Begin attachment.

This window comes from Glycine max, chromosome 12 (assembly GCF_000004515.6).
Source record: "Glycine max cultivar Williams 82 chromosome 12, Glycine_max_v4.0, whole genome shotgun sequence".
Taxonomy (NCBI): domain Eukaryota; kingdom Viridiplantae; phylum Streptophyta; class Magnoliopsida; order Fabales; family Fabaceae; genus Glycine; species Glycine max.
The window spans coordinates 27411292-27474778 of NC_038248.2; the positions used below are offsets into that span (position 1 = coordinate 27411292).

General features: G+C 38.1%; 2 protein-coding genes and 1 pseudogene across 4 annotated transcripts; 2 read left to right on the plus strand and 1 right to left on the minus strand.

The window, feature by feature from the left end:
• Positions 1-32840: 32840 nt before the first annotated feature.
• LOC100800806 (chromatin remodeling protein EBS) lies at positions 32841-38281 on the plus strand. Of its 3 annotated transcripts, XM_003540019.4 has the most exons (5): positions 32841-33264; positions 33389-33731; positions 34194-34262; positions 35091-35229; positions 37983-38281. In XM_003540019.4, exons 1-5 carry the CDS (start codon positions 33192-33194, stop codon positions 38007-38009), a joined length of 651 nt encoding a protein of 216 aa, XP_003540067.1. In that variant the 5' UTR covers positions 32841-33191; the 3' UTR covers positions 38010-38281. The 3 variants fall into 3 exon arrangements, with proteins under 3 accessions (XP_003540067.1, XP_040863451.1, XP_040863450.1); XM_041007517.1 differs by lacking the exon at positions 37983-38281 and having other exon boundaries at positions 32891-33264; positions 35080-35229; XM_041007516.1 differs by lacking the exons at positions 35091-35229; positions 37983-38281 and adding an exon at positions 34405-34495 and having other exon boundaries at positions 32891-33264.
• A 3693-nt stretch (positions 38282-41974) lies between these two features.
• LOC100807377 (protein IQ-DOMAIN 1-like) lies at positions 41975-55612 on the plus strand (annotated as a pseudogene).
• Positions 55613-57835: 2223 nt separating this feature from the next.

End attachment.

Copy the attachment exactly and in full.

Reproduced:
This window comes from Glycine max, chromosome 12 (assembly GCF_000004515.6).
Source record: "Glycine max cultivar Williams 82 chromosome 12, Glycine_max_v4.0, whole genome shotgun sequence".
Taxonomy (NCBI): domain Eukaryota; kingdom Viridiplantae; phylum Streptophyta; class Magnoliopsida; order Fabales; family Fabaceae; genus Glycine; species Glycine max.
The window spans coordinates 27411292-27474778 of NC_038248.2; the positions used below are offsets into that span (position 1 = coordinate 27411292).

General features: G+C 38.1%; 2 protein-coding genes and 1 pseudogene across 4 annotated transcripts; 2 read left to right on the plus strand and 1 right to left on the minus strand.

The window, feature by feature from the left end:
• Positions 1-32840: 32840 nt before the first annotated feature.
• LOC100800806 (chromatin remodeling protein EBS) lies at positions 32841-38281 on the plus strand. Of its 3 annotated transcripts, XM_003540019.4 has the most exons (5): positions 32841-33264; positions 33389-33731; positions 34194-34262; positions 35091-35229; positions 37983-38281. In XM_003540019.4, exons 1-5 carry the CDS (start codon positions 33192-33194, stop codon positions 38007-38009), a joined length of 651 nt encoding a protein of 216 aa, XP_003540067.1. In that variant the 5' UTR covers positions 32841-33191; the 3' UTR covers positions 38010-38281. The 3 variants fall into 3 exon arrangements, with proteins under 3 accessions (XP_003540067.1, XP_040863451.1, XP_040863450.1); XM_041007517.1 differs by lacking the exon at positions 37983-38281 and having other exon boundaries at positions 32891-33264; positions 35080-35229; XM_041007516.1 differs by lacking the exons at positions 35091-35229; positions 37983-38281 and adding an exon at positions 34405-34495 and having other exon boundaries at positions 32891-33264.
• A 3693-nt stretch (positions 38282-41974) lies between these two features.
• LOC100807377 (protein IQ-DOMAIN 1-like) lies at positions 41975-55612 on the plus strand (annotated as a pseudogene).
• Positions 55613-57835: 2223 nt separating this feature from the next.